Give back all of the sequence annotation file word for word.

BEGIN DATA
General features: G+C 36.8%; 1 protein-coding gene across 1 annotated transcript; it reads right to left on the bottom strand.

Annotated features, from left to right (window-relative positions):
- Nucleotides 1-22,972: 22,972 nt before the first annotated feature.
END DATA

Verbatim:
General features: G+C 36.8%; 1 protein-coding gene across 1 annotated transcript; it reads right to left on the bottom strand.

Annotated features, from left to right (window-relative positions):
- Nucleotides 1-22,972: 22,972 nt before the first annotated feature.